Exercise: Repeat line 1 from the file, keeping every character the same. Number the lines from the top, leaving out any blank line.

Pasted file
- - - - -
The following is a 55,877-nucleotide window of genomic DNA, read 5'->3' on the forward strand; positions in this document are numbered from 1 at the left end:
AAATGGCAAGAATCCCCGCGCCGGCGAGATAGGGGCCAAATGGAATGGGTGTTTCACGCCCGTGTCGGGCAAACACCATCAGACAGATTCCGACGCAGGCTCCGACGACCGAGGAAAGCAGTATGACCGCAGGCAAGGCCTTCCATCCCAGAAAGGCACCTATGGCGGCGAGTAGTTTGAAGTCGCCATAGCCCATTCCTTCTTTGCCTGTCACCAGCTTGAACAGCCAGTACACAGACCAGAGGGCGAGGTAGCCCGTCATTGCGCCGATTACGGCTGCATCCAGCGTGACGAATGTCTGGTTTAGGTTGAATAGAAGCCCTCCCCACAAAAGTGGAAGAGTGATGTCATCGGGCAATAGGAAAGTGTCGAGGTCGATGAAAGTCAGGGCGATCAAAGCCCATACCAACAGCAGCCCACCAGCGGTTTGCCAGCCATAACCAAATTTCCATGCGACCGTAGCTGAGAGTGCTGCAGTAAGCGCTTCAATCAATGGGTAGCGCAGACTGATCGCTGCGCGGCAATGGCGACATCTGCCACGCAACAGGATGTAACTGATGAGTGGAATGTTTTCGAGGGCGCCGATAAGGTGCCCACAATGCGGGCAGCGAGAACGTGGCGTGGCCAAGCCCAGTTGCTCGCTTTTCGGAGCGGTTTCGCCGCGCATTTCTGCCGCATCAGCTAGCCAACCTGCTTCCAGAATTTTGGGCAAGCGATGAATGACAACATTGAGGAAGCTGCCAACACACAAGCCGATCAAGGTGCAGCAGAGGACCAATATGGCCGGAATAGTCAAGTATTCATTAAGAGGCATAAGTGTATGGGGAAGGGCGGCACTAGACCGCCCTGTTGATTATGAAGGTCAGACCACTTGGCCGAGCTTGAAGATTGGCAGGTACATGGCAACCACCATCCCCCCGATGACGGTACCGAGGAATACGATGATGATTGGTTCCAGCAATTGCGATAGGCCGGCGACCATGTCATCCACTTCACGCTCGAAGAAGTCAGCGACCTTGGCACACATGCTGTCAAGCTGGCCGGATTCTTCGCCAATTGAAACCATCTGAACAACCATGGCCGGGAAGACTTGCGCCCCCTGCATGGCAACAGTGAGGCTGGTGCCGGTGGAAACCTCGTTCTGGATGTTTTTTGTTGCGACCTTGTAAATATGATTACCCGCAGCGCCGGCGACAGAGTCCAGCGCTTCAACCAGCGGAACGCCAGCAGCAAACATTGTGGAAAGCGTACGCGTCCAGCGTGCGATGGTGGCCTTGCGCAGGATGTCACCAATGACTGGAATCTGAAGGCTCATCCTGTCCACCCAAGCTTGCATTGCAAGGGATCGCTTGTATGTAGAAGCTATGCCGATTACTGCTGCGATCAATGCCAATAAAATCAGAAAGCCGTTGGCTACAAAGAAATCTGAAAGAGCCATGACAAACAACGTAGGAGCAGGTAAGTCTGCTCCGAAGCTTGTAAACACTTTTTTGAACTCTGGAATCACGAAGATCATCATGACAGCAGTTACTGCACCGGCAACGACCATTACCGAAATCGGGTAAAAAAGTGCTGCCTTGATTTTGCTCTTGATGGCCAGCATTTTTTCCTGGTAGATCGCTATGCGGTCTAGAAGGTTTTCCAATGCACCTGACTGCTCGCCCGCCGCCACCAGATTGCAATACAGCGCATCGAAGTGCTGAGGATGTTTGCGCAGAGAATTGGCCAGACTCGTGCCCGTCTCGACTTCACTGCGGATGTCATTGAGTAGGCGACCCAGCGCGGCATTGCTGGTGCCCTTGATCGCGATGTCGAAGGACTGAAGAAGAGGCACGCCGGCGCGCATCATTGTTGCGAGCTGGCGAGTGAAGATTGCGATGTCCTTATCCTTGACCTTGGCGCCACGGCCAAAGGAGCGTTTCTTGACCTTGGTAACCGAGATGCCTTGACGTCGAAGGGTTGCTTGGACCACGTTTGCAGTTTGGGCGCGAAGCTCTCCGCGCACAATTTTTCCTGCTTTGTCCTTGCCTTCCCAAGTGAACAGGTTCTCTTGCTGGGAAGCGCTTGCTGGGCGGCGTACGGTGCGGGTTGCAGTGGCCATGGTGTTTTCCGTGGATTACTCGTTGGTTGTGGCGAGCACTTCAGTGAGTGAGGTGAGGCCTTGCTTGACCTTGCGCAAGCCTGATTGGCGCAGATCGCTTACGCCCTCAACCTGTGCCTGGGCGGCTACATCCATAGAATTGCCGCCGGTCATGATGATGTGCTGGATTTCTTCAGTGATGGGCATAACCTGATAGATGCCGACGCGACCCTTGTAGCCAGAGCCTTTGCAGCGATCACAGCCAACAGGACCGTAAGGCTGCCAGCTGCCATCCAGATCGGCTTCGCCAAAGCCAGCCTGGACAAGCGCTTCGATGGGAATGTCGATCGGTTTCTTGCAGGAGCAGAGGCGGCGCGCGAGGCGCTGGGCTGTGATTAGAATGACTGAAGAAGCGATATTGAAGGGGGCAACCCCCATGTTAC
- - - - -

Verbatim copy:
The following is a 55,877-nucleotide window of genomic DNA, read 5'->3' on the forward strand; positions in this document are numbered from 1 at the left end: